In response to the second act of racial vandalism to hit campus this semester, Tyrone Black, the university’s director of Multicultural Affairs, called for Quinnipiac University students to take a stand against racism.
“I just think that at this time we have a student body that is split,” Black said. “There are some people who care, who want to see things done and are willing to make sure things get done. Then you have another group of people who don’t know how painful this actually is.”
On Thursday afternoon in an e-mail sent to the entire university community, Kathleen McCourt, senior vice president for academic and student affairs, reported that a female student discovered a racial slur written on her dorm room door and on two other doors in the same hall.
“This is the same hateful word that was found on the board outside a student’s door last month,” McCourt said in the memo.
A confidential source told The Chronicle that the slur in question is the “n-word.”
McCourt’s e-mail also explained that the Hamden Police Department had been contacted and had started an investigation.
Black said the student body must step up and take a stand against racism and other forms of bigotry. One way to do this, he said, is for anyone who might know who is responsible for the vandalism to come forward.
“If we’re allowing their identity to remain anonymous, we are making a statement, as a community, that it is okay, and we will continue to accept this behavior,” Black said. “And it’s unacceptable.”
Although last week’s incident is not the first of its kind, Black said he does not believe the multiple acts of vandalism that have occurred throughout the course of the semester are linked.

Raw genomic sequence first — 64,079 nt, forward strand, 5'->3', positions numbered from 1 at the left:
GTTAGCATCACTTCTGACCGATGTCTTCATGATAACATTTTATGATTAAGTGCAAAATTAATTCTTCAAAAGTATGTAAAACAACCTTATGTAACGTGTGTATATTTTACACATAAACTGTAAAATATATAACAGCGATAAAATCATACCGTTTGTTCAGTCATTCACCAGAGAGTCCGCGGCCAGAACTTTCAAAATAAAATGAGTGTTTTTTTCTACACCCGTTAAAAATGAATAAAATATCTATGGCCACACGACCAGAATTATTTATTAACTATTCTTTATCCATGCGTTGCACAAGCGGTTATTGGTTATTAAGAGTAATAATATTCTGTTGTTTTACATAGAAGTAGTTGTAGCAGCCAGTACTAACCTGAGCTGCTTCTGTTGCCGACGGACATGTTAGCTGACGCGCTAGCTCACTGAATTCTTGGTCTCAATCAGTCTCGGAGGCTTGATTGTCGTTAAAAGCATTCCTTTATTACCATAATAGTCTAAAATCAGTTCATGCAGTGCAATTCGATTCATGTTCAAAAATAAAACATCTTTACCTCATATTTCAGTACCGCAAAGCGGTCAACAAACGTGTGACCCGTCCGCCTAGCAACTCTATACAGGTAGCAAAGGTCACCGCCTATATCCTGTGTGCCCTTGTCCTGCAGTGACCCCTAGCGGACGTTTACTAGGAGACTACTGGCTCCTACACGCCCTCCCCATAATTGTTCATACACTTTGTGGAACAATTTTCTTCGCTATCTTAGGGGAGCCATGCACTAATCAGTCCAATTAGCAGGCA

“They’re isolated,” Black said. “They’re isolated [among] people of the same mentality.”
While he was disturbed by the incident, Zachary Andersen, a Commons resident, said that getting the police involved was the appropriate course of action.
“I find it kind of upsetting that someone would do that,” he said. “I think it was smart to call the police. Leave the police to do it, I guess.”
Black said that ignorance and bigotry are more widespread problems than most people believe, and that racism is an issue that faces the campus as a whole. The students and administration, he said, must come together in addressing it.
“There’s no way in the world that on this campus of about 8,000 people, that there are only three people who think that way,” Black said. “I think it’s a smaller number of malicious, vengeful, vindictive people. But I think it’s a larger number of ignorant people.”
Diversity education, Black said, is important especially because racial issues stretch beyond the boundaries of Quinnipiac University.
“There are some people that just don’t understand that this is going to continue,” Black said. “It’s life. It’s life for those of us who don’t look the same, who don’t look like everybody else. We can’t just brush it off.”
“It appears to me that every student, and faculty, and administrator of color loves this school, but every day it becomes increasingly difficult to be that person of color here,” he added.
Students living in Commons condemned the acts of racist vandalism.